The Southern District of New York District Court issued an opinion in an ongoing between Solid Oak Sketches and Take-Two Interactive Software. The court granted the defendant video game developer’s motion for summary judgment, finding the digital replication of basketball players’ tattoos in a game does not constitute copyright infringement.
Solid Oak Sketches is represented by Heitner Legal, the Law Offices of Paul S. Haberman, as well as Matthew M. Sprtitz, Esq. Defendants are represented by Kirkland & Ellis.
The defendants produce basketball video games, which depict various NBA players, including their tattoos. Solid Oak alleges that defendants infringed on the copyrights it owns for five tattoos depicted on three professional basketball plaers, Eric Blesdoe, LeBron James, and Kenyon Martin. These appear in the 2K14, 2K15, and 2K16 basketball games.
The defendants countered that while Solid Oak has an exclusive license to the tattoos it “is not licensed to apply the tattoos to a person’s skin, and Solid Oak does not hold any publicity or trademark rights to the Players’ likeness.” Rather, the players gave the NBA the right to license their likeness, which would include their tattoos, to third parties, including Take-Two. Take-Two received a license from the NBA and permission from the players.
For example, LeBron James’s “Child Portrait” and “330 and Flames” tattoos were inked by tattoo artist Justin Wright and Deshawn Morris (also known as Shawn Rome), respectively. Rome also inked the “Script with a Scroll, Clouds and Doves.” Each tattoo artist knew that James would make public appearances and would be on television and other media, therefore, the defendants argue, the tattoos have become part of his likeness. Rome stated that when he inked James he “knew that Mr. James was a professional basketball player with the [NBA]” therefore “it was likely that Mr. James was going to appear in public, on television, in commercials, or in other forms of media like video games.” He knew these would appear on LeBron James in public. Rome “intended that [the ‘330 and Flames’ tattoo] become a part of Mr. James’s likeness and part of his image.” Flames and birds are common images for tattoos. Additionally, Solid Oaks did not license the drawing used for the “Script” tattoo, which came from a drawing in Rome’s sketchbook.
The NBA 2K video games depict many aspects of an actual NBA game, from the crowd, shoe squeaks against the court floor to visual elements such as fans, players on the sideline, coaches, and referees. The game includes player tattoos “to accurately depict the physical likeness of the real-world basketball players as realistically as possible.” However, during actual gameplay it is hard to clearly see the tattoos. The defendants state that the “Tattoos appear merely as ‘visual noise,’ ‘no more noticeable than a simulated player’s nose shape or hairstyle.’” The tattoos were included for depiction, not for the same reason the players originally got the tattoos – self-expression.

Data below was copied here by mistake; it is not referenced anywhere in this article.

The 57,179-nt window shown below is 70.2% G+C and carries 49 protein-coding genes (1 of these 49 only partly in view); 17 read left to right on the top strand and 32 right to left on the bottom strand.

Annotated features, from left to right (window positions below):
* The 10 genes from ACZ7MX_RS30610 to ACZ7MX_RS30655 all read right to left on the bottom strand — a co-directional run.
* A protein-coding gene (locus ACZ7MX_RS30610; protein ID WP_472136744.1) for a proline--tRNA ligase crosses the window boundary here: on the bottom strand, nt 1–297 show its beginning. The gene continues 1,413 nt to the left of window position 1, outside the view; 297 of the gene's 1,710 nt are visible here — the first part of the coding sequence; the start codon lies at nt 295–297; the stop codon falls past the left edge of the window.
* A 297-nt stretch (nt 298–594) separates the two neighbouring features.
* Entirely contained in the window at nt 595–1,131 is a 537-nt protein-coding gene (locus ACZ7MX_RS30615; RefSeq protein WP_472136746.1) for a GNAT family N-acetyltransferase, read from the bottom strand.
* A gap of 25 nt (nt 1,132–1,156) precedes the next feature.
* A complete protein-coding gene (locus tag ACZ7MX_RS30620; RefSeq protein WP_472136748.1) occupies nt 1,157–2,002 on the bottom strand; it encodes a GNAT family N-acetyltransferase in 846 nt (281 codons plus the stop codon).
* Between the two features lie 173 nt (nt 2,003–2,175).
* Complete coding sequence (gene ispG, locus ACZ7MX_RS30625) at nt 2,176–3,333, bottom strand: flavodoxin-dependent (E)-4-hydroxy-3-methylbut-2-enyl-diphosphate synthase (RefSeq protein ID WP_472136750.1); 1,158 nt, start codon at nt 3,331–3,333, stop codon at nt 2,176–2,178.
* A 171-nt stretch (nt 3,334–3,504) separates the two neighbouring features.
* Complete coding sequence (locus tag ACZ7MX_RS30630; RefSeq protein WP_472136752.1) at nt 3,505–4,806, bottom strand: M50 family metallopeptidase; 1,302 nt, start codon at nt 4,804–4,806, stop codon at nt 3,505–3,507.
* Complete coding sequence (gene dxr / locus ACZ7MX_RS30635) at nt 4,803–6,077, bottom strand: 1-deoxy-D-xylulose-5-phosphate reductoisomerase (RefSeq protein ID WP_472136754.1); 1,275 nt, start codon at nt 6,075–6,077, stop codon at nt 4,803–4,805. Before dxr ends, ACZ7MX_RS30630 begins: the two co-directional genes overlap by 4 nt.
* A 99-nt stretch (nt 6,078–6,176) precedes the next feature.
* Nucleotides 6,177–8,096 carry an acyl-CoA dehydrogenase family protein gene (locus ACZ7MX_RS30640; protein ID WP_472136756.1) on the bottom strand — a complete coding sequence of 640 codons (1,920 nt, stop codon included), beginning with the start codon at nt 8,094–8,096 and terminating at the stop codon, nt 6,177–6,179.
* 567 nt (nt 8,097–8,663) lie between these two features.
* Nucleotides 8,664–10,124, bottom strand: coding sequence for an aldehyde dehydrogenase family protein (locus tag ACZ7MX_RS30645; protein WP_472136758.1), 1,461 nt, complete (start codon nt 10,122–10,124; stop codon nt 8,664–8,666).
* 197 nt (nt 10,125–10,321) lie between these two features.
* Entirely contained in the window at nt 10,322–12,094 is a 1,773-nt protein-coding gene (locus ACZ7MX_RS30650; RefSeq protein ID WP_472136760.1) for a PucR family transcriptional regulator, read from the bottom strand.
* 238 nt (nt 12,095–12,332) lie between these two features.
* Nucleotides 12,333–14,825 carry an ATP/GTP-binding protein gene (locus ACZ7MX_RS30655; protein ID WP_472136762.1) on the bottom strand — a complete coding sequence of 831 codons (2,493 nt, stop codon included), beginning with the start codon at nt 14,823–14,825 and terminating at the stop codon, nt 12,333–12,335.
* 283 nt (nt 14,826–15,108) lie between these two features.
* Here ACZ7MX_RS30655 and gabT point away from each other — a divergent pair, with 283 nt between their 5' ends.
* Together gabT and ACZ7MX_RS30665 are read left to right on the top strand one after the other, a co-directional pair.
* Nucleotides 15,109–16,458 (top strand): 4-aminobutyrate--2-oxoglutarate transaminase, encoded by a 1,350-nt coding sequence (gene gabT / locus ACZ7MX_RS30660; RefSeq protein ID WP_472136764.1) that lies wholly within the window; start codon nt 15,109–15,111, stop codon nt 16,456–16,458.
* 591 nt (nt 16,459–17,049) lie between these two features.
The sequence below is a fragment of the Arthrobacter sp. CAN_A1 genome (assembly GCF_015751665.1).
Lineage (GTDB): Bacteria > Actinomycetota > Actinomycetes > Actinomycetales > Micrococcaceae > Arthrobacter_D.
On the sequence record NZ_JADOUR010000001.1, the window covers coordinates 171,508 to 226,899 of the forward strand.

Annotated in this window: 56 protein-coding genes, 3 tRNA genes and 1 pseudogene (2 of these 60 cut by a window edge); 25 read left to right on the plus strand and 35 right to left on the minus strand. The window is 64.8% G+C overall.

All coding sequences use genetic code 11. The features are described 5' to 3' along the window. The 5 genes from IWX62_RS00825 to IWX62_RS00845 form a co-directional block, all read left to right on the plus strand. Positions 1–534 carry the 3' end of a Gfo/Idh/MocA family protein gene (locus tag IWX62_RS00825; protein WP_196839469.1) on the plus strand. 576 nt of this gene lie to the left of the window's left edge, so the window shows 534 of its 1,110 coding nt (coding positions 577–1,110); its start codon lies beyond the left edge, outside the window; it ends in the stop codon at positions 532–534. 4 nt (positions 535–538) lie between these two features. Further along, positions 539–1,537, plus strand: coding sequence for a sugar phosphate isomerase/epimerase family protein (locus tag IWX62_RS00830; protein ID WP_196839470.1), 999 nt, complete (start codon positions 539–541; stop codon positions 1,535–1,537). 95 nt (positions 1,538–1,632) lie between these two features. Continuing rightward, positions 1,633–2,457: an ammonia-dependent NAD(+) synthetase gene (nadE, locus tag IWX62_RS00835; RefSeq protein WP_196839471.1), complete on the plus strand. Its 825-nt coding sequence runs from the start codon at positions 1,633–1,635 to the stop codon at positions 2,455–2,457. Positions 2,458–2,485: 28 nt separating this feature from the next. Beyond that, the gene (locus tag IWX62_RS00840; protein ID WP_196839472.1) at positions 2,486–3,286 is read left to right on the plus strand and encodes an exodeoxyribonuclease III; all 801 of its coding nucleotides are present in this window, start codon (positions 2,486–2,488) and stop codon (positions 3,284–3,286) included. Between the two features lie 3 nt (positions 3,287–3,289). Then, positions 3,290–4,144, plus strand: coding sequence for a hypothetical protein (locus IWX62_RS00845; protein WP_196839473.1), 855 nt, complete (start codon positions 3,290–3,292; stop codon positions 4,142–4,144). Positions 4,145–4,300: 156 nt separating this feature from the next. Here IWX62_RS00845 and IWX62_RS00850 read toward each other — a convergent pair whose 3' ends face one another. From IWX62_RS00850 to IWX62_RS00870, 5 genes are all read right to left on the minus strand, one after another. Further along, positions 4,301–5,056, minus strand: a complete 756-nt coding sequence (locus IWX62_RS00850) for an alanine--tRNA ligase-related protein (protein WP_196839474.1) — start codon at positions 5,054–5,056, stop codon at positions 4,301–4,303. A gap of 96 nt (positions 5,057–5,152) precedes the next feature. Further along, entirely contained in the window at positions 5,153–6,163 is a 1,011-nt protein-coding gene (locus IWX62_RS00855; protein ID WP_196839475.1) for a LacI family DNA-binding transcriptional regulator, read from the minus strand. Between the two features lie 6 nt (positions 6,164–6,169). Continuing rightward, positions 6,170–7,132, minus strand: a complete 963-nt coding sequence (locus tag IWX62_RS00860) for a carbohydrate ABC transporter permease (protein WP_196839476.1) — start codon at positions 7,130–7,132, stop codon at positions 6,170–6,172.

The court stated that at no point during the video clips provided by Take Two were the “[t]attoos discernable to the viewer.” They were either out of focus, blocked by another player, or obscured by player movement. Additionally, the tattoos were not depicted in marketing or advertising. The tattoos are not a reason why a consumer would purchase a given video game, the court found. The court also notes that Solid Oak has not profited from licensing its tattoos nor has it sold merchandise that depicts the tattoos.
The defendants have sought to dismiss the plaintiff’s complaint because “Plaintiff cannot prove its claim because Defendants’ use of the Tattoos is de minimis and Plaintiff is this unable to prove the key substantial similarity element of its cause of action.” They state their use of the tattoos and images “was pursuant to implied authorization granted prior to Plaintiff’s acquisition of any rights in the Tattoos.”
The court has granted the summary judgment dismissing the infringement claim because “no reasonable trier of fact could find the Tattoos as they appear in NBA 2K to be substantially similar to the Tattoo designs licensed to Solid Oak.” Additionally, the tattoos “only appear on the players upon whom they are inked, which is just three out of over 400 players.” Therefore, the odds are against one of those Players with their tattoos being selected. Additionally, because Defendants had a license for the game, they had implied license for the tattoos as part of the players’ likeness and the Players allowed Defendants to use their likeness.
A similar case involving the depiction of tattoos in a wrestling video game also developed by Take Two was filed earlier this month.